Even before the Covid-19 pandemic, the supply chains of flowers already had its own structural problems. For instance, Jeroen van der Hulst, the owner and founder of the floriculture supply chain standardising company FlowerWatch recently wrote in his LinkedIn article: “After analysing thousands of bunches of fresh-cut flowers, we found that the quality of at least 20 percent is unacceptable due to systematic underperformance across the chain. There are dozens of areas of inefficiency: from poor packaging and gaps in the cold chain, causing increased heat exposure, to poor post-harvest practices at the farm.”

Hulst writes, “To highlight just how beneficial standards can be, here’s an example of a science-based, measurable, and achievable norm from FlowerWatch. Here we can see how the 500 degree hour norm can drastically change the quality of flowers produced by reducing the loss of vase life through the chain.”

“Already embraced by key players throughout the industry, the 500 degree hour norm tracks temperature exposure across the supply chain. Central to this standard is FlowerWatch’s unique and proven concept of time-temperature exposure, which we express in degree hours. The number is the average temperature of a bunch of fresh flowers throughout the supply chain multiplied by hours (1 degree hour = 1 hour x 1°C). Each 500 degree hours reduces vase life by one whole day.  So, reducing the number of degree hours from the moment a bunch of flowers is cut is vital to its vase life,” he continues.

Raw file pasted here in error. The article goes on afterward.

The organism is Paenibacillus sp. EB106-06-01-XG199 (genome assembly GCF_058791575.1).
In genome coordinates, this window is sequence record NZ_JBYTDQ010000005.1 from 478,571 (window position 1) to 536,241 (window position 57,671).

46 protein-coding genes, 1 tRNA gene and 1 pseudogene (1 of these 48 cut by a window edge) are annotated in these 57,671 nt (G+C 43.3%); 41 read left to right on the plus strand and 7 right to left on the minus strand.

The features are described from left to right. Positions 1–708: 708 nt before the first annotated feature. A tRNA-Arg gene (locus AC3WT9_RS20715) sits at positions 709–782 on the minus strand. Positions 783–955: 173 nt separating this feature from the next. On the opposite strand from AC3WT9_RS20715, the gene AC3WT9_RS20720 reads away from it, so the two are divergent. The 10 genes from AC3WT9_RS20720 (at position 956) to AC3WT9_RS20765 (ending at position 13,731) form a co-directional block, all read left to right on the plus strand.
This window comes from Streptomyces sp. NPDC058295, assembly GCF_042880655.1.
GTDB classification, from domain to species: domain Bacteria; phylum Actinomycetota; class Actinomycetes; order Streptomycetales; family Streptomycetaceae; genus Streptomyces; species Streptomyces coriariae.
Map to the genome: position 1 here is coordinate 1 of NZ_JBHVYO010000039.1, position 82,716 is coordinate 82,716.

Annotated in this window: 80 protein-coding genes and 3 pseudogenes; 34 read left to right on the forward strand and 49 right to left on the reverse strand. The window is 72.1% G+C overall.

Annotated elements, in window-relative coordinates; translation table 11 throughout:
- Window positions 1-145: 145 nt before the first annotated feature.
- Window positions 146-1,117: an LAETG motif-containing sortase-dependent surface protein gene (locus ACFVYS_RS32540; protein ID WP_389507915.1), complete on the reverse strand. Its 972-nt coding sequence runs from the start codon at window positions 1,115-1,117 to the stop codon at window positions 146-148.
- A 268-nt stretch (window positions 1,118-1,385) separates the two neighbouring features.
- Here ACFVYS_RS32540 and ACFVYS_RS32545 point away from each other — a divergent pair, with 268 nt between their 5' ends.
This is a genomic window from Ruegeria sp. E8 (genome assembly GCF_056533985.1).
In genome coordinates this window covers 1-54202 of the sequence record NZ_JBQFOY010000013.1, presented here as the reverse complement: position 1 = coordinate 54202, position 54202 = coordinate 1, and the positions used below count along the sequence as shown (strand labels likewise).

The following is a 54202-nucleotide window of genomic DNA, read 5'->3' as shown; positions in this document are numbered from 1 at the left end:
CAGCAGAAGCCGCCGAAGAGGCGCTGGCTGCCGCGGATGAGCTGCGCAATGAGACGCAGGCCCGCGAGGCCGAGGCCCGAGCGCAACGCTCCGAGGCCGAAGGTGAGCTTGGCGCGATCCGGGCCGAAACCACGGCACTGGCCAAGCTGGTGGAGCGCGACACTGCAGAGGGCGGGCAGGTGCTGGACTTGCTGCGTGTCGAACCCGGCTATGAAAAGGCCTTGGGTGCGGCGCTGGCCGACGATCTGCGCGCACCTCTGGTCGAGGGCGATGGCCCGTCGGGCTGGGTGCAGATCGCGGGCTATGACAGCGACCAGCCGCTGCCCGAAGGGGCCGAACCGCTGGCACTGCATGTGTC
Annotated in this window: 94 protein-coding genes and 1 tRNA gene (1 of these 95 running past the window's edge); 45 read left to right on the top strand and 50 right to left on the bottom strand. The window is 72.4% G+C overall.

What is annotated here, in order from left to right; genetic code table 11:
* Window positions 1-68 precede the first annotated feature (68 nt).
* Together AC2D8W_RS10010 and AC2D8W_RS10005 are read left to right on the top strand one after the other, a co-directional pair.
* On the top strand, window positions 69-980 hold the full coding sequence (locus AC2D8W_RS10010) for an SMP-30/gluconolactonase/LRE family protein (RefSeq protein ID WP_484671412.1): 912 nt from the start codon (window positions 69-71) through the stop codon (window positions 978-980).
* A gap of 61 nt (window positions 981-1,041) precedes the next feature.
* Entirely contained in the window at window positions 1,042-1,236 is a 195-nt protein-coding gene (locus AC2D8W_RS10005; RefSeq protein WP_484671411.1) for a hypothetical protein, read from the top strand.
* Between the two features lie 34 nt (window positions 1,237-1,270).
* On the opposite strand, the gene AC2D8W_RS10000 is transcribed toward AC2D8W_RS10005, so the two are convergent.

Even though air cargo offers the rapid movement of flowers; sea freight is emerging as a viable alternative as capacity concerns emerged, one of the reasons being the reliable nature of sea freight in terms of maintaining temperature. For example, there is also a campaign out there to make flower supply chains by moving it to the sea freight in order to reduce the carbon footprints. Covid-19 further complicated the equation against airfreight.

In an effort to make the air cargo flowers logistics more sustainable, In August 2020, Amsterdam Airport Schiphol partnered with the Circular Plastics Alliance to create shipping containers made from recycled plastics for the flower industry.

The Circular Plastics Alliance – which was founded in 2019 to help different industries transform their logistics chains into closed loops – hopes the new packaging will reduce the carbon footprint of flower importers by 25 per cent while boosting their profitability by 25 per cent.

“With flowers accounting for more than 35 per cent of import cargo, the airport is looking at better ways to treat this delicate cargo, which needs special protection and efficient shipping," reads the release.

With the yet-to-come peak season of global flower trade as Valentine’s Day, Easter and Mother’s Day, one could expect blossoming days ahead. However, the reduced air cargo capacity and new waves and variants of Covid-19 pandemic coming in, the industry should be cautiously optimistic not to repeat 2020.